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Fantasy Flash Fiction 101- Laura Zimmerman

Fantasy Flash Fiction 101

Could you write a story in 500 words? What about 100?

Flash fiction is a genre that has grown in popularity in recent years. Those committed to it enjoy the challenge of creating a complex story in less than 1000 words—some choosing to stick below 500 or even 100 words total. The key to flash fiction is that the story must be complete, encompassing a beginning, middle, and end, as well as a plot twist at the close. This genre can be both fun and challenging. The writer must create as tight a story as possible, while still evoking the same emotion one would experience from a full-length short story.

The positive point to writing this type of work is that the genre itself fits nicely within the fantasy or sci-fi world, particularly because of the twist ending. However, a writer within the fantasy/sci-fi niche will have a few habits they may need to refine if they want to be successful in this genre.

Setting: With a limited set of words and an entire story to tell, there is typically no room for a descriptive setting. This may be difficult for a fantasy writer. Many publishers will allow a higher word count for a novel in the fantasy/sci-fi genre to leave room for world-building. Unfortunately, flash fiction doesn’t give this extra word allowance. The writer needs to choose the perfect word to describe not only the mood of the scene but what might evoke a physical description of the surroundings to the reader. Instead of giving a detailed description of a broken down house that’s been empty for years, the writer might have to limit himself to simply using the word “dilapidated” knowing that the reader will see the shattered windows and chipped paint in their mind’s eye.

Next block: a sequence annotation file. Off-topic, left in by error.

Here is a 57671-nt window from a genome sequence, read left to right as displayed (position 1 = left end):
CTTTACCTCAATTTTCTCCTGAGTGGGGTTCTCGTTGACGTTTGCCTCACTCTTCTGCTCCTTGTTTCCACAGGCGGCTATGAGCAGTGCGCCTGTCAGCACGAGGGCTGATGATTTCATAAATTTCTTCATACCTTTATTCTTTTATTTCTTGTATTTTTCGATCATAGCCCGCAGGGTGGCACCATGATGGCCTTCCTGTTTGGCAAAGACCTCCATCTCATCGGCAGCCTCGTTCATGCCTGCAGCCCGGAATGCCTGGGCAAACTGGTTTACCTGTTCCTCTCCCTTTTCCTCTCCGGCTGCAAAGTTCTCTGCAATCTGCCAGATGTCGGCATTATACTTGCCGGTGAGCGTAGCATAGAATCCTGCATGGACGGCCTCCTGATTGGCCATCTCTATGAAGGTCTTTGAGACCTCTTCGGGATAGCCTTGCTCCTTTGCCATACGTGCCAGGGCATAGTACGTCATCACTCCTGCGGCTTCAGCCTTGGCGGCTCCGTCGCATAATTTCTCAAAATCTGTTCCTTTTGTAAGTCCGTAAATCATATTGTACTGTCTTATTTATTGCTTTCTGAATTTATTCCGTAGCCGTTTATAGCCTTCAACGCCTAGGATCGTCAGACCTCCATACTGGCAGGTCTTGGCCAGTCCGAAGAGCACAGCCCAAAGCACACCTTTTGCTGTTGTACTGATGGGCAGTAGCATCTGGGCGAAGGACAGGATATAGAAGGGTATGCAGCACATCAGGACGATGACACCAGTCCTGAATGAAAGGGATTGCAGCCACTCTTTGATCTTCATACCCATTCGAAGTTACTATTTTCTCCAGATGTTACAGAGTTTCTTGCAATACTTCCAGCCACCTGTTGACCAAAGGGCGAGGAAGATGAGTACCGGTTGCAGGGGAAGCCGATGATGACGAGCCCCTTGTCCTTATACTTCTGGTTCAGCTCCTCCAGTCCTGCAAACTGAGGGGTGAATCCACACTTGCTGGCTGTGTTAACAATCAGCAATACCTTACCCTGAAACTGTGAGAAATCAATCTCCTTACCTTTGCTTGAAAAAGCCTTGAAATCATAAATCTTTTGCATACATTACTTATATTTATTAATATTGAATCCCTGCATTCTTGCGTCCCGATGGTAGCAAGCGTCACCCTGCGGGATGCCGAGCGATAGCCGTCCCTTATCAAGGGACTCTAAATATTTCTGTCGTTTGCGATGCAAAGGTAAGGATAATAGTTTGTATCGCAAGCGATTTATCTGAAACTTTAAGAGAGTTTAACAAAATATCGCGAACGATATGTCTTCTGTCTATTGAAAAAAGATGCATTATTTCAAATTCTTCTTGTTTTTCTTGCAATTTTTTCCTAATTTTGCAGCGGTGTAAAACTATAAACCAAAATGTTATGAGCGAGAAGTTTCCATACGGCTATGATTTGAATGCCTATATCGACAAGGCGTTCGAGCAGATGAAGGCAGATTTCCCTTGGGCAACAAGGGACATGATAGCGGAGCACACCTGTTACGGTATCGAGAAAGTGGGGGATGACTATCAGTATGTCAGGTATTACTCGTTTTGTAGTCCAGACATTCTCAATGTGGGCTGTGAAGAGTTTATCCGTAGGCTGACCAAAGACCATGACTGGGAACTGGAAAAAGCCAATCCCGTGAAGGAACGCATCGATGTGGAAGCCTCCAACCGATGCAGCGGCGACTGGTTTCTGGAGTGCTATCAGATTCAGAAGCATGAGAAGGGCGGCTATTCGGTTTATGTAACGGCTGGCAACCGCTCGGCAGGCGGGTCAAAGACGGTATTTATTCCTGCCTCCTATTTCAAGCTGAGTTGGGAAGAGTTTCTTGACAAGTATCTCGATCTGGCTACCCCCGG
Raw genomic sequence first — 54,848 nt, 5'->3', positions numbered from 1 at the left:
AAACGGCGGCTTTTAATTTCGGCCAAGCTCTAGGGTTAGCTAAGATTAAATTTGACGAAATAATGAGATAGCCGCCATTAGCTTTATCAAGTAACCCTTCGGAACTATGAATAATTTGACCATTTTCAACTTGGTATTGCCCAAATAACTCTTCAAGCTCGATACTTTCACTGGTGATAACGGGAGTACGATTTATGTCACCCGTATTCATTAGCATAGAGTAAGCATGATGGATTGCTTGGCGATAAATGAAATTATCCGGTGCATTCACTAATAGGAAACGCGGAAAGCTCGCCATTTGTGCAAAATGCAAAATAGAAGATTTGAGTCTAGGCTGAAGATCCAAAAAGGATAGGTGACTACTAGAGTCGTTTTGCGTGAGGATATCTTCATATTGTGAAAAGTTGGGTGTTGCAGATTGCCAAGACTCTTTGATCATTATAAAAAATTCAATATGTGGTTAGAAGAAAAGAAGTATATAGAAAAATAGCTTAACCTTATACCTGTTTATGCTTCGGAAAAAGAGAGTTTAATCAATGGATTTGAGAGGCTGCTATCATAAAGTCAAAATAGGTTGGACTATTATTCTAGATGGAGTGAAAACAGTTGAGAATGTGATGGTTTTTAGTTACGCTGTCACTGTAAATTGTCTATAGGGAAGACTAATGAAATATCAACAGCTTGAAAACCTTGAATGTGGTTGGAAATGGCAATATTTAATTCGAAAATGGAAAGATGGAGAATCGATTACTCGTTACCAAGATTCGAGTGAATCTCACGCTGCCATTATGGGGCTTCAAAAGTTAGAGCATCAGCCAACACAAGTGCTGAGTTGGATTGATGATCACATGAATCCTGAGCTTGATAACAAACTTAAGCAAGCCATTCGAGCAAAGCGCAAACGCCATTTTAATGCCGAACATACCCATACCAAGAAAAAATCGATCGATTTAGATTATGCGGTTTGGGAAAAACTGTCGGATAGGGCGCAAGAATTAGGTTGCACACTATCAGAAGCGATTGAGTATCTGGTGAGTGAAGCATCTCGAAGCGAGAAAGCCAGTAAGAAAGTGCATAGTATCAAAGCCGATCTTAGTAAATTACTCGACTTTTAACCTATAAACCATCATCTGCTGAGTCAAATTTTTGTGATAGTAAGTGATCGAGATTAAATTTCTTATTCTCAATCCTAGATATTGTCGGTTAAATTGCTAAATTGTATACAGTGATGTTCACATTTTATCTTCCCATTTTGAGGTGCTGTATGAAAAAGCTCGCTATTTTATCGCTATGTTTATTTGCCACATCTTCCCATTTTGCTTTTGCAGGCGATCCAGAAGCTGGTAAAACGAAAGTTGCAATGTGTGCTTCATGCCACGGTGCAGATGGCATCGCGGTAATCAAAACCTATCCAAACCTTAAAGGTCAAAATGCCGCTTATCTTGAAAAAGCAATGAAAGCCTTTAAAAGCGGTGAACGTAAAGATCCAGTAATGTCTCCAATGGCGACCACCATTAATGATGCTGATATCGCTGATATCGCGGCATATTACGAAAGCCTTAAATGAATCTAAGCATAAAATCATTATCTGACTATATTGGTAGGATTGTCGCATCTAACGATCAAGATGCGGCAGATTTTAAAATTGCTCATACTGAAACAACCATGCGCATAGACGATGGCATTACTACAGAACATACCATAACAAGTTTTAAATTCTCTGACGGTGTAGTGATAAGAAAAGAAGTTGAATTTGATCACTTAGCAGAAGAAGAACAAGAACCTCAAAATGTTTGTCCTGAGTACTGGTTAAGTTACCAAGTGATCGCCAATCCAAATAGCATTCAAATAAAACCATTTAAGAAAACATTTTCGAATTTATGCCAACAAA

Physical Appearance: Once again, there just aren’t enough words to effectively describe your characters. Forget hair and eye color, or other mundane information that isn’t necessary to the story. Choose a single characteristic that will make the character stand out but will also tell a bit about that character’s personality. Amelia shrank beneath his stare and pushed her glasses back in place.” In this example, the reader knows Amelia is low in self-confidence but what about those glasses? I would imagine they are part of what makes her self-conscious in the first place. She certainly doesn’t stand out as part of the popular crowd. I didn’t need to know if she was fat or thin, tall or short—she clearly sees herself as plain, which will lead the reader to see her in the same way.

Dialogue: Effective dialogue is another challenge you will face when creating your flash fiction in a fantasy or sci-fi setting. There may be unusual language or phrases you wish to insert, but there will be no extra words to give such an explanation. Once more, take your time to word your story so the reader can understand the intent without having to be told the precise meaning. Dialogue is also an opportunity for the writer to establish setting or physical appearance and still keep that word count tight.

The main thing to remember when writing fantasy/sci-fi flash fiction is to make every single word count. Find one word that can take the place of many. It may sound easy to write a story in 100 words, but I find that I take longer to write a single flash fiction story than I do an entire 2000 word chapter!

Flash fiction is a challenge every writer should undertake to help sharpen their writing skills. It will hone your talent to tell an effective story in a limited number of words and can be a great boost to your creative side!

Laura L. Zimmerman is a homeschooling mom to three daughters, and a doting wife to one husband. Besides writing, she is passionate about loving Jesus, singing, drinking coffee and anything Star Wars. You can connect with her through Facebook and Twitter and at her website, www.lauralzimmerman.com

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One comment

  1. Hi Laura:
    I enjoyed your post. Thanks. Flash fiction does sound like it would be hard to write – and fun.
    Burton

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